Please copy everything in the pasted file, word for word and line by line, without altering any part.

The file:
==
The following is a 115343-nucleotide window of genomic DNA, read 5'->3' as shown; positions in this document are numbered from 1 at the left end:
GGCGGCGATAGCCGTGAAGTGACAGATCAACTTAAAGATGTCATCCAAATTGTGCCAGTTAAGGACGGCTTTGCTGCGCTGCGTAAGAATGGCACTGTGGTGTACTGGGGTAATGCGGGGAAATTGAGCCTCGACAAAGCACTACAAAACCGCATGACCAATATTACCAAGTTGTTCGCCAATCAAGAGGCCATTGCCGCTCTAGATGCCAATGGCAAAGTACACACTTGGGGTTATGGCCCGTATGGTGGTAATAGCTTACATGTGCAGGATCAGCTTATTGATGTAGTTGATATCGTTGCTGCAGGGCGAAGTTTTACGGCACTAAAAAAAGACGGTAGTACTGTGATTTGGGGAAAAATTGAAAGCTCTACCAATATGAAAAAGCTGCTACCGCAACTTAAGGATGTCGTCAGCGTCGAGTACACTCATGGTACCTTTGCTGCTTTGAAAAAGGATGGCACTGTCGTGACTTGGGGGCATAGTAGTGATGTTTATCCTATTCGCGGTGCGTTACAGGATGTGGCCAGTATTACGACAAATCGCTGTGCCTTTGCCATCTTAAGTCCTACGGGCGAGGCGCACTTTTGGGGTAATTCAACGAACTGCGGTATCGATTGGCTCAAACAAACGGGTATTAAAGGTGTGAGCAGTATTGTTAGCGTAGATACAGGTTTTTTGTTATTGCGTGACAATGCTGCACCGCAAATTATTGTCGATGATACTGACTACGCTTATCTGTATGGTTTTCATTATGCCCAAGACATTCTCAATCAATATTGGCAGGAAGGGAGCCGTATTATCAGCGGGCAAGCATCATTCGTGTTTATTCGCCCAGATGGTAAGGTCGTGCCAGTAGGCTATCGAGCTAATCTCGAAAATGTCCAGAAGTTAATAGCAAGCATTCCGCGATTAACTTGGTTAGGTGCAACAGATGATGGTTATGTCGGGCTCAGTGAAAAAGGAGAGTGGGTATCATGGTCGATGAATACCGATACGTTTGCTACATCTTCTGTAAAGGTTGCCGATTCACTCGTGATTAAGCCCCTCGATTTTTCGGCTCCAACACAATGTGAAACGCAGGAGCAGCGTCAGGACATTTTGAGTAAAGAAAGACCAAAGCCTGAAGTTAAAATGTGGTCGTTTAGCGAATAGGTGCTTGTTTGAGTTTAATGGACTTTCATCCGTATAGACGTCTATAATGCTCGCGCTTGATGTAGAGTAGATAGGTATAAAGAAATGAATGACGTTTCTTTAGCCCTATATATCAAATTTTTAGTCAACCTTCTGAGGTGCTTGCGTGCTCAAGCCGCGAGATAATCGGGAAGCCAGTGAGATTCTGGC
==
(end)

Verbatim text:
The following is a 115343-nucleotide window of genomic DNA, read 5'->3' as shown; positions in this document are numbered from 1 at the left end:
GGCGGCGATAGCCGTGAAGTGACAGATCAACTTAAAGATGTCATCCAAATTGTGCCAGTTAAGGACGGCTTTGCTGCGCTGCGTAAGAATGGCACTGTGGTGTACTGGGGTAATGCGGGGAAATTGAGCCTCGACAAAGCACTACAAAACCGCATGACCAATATTACCAAGTTGTTCGCCAATCAAGAGGCCATTGCCGCTCTAGATGCCAATGGCAAAGTACACACTTGGGGTTATGGCCCGTATGGTGGTAATAGCTTACATGTGCAGGATCAGCTTATTGATGTAGTTGATATCGTTGCTGCAGGGCGAAGTTTTACGGCACTAAAAAAAGACGGTAGTACTGTGATTTGGGGAAAAATTGAAAGCTCTACCAATATGAAAAAGCTGCTACCGCAACTTAAGGATGTCGTCAGCGTCGAGTACACTCATGGTACCTTTGCTGCTTTGAAAAAGGATGGCACTGTCGTGACTTGGGGGCATAGTAGTGATGTTTATCCTATTCGCGGTGCGTTACAGGATGTGGCCAGTATTACGACAAATCGCTGTGCCTTTGCCATCTTAAGTCCTACGGGCGAGGCGCACTTTTGGGGTAATTCAACGAACTGCGGTATCGATTGGCTCAAACAAACGGGTATTAAAGGTGTGAGCAGTATTGTTAGCGTAGATACAGGTTTTTTGTTATTGCGTGACAATGCTGCACCGCAAATTATTGTCGATGATACTGACTACGCTTATCTGTATGGTTTTCATTATGCCCAAGACATTCTCAATCAATATTGGCAGGAAGGGAGCCGTATTATCAGCGGGCAAGCATCATTCGTGTTTATTCGCCCAGATGGTAAGGTCGTGCCAGTAGGCTATCGAGCTAATCTCGAAAATGTCCAGAAGTTAATAGCAAGCATTCCGCGATTAACTTGGTTAGGTGCAACAGATGATGGTTATGTCGGGCTCAGTGAAAAAGGAGAGTGGGTATCATGGTCGATGAATACCGATACGTTTGCTACATCTTCTGTAAAGGTTGCCGATTCACTCGTGATTAAGCCCCTCGATTTTTCGGCTCCAACACAATGTGAAACGCAGGAGCAGCGTCAGGACATTTTGAGTAAAGAAAGACCAAAGCCTGAAGTTAAAATGTGGTCGTTTAGCGAATAGGTGCTTGTTTGAGTTTAATGGACTTTCATCCGTATAGACGTCTATAATGCTCGCGCTTGATGTAGAGTAGATAGGTATAAAGAAATGAATGACGTTTCTTTAGCCCTATATATCAAATTTTTAGTCAACCTTCTGAGGTGCTTGCGTGCTCAAGCCGCGAGATAATCGGGAAGCCAGTGAGATTCTGGC